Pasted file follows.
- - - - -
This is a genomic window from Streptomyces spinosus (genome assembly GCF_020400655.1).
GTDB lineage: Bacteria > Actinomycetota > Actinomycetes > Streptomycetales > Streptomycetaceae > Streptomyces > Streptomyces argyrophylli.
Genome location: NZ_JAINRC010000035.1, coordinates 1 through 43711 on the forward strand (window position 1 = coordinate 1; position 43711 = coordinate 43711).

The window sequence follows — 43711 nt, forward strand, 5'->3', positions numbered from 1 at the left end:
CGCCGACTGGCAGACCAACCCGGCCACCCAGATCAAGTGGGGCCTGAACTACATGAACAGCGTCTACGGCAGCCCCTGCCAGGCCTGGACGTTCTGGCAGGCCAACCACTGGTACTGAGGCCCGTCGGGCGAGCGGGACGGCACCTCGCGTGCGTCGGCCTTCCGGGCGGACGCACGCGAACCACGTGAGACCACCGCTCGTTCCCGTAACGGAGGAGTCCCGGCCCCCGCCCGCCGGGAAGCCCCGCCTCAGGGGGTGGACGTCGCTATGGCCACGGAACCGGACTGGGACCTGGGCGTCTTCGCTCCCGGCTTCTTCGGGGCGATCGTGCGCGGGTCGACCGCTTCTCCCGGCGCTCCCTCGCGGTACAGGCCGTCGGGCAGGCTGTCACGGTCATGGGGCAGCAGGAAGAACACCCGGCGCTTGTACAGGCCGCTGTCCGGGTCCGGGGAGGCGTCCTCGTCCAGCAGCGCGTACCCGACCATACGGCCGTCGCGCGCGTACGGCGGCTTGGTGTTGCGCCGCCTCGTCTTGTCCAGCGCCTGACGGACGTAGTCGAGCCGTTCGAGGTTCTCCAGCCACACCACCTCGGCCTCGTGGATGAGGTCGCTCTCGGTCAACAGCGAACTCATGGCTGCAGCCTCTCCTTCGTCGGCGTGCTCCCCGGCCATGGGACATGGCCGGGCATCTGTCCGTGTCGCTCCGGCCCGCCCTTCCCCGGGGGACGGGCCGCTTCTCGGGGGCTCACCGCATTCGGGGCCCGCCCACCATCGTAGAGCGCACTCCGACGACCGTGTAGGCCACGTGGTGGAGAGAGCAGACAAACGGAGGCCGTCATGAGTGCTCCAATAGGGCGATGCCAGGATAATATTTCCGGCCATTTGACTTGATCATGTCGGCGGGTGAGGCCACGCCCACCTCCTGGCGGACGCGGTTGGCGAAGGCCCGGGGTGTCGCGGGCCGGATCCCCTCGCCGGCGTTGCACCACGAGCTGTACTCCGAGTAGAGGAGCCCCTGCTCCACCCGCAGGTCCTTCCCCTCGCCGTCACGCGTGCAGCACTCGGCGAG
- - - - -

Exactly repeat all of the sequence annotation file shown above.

This is a genomic window from Streptomyces spinosus (genome assembly GCF_020400655.1).
GTDB lineage: Bacteria > Actinomycetota > Actinomycetes > Streptomycetales > Streptomycetaceae > Streptomyces > Streptomyces argyrophylli.
Genome location: NZ_JAINRC010000035.1, coordinates 1 through 43711 on the forward strand (window position 1 = coordinate 1; position 43711 = coordinate 43711).

The window sequence follows — 43711 nt, forward strand, 5'->3', positions numbered from 1 at the left end:
CGCCGACTGGCAGACCAACCCGGCCACCCAGATCAAGTGGGGCCTGAACTACATGAACAGCGTCTACGGCAGCCCCTGCCAGGCCTGGACGTTCTGGCAGGCCAACCACTGGTACTGAGGCCCGTCGGGCGAGCGGGACGGCACCTCGCGTGCGTCGGCCTTCCGGGCGGACGCACGCGAACCACGTGAGACCACCGCTCGTTCCCGTAACGGAGGAGTCCCGGCCCCCGCCCGCCGGGAAGCCCCGCCTCAGGGGGTGGACGTCGCTATGGCCACGGAACCGGACTGGGACCTGGGCGTCTTCGCTCCCGGCTTCTTCGGGGCGATCGTGCGCGGGTCGACCGCTTCTCCCGGCGCTCCCTCGCGGTACAGGCCGTCGGGCAGGCTGTCACGGTCATGGGGCAGCAGGAAGAACACCCGGCGCTTGTACAGGCCGCTGTCCGGGTCCGGGGAGGCGTCCTCGTCCAGCAGCGCGTACCCGACCATACGGCCGTCGCGCGCGTACGGCGGCTTGGTGTTGCGCCGCCTCGTCTTGTCCAGCGCCTGACGGACGTAGTCGAGCCGTTCGAGGTTCTCCAGCCACACCACCTCGGCCTCGTGGATGAGGTCGCTCTCGGTCAACAGCGAACTCATGGCTGCAGCCTCTCCTTCGTCGGCGTGCTCCCCGGCCATGGGACATGGCCGGGCATCTGTCCGTGTCGCTCCGGCCCGCCCTTCCCCGGGGGACGGGCCGCTTCTCGGGGGCTCACCGCATTCGGGGCCCGCCCACCATCGTAGAGCGCACTCCGACGACCGTGTAGGCCACGTGGTGGAGAGAGCAGACAAACGGAGGCCGTCATGAGTGCTCCAATAGGGCGATGCCAGGATAATATTTCCGGCCATTTGACTTGATCATGTCGGCGGGTGAGGCCACGCCCACCTCCTGGCGGACGCGGTTGGCGAAGGCCCGGGGTGTCGCGGGCCGGATCCCCTCGCCGGCGTTGCACCACGAGCTGTACTCCGAGTAGAGGAGCCCCTGCTCCACCCGCAGGTCCTTCCCCTCGCCGTCACGCGTGCAGCACTCGGCGAG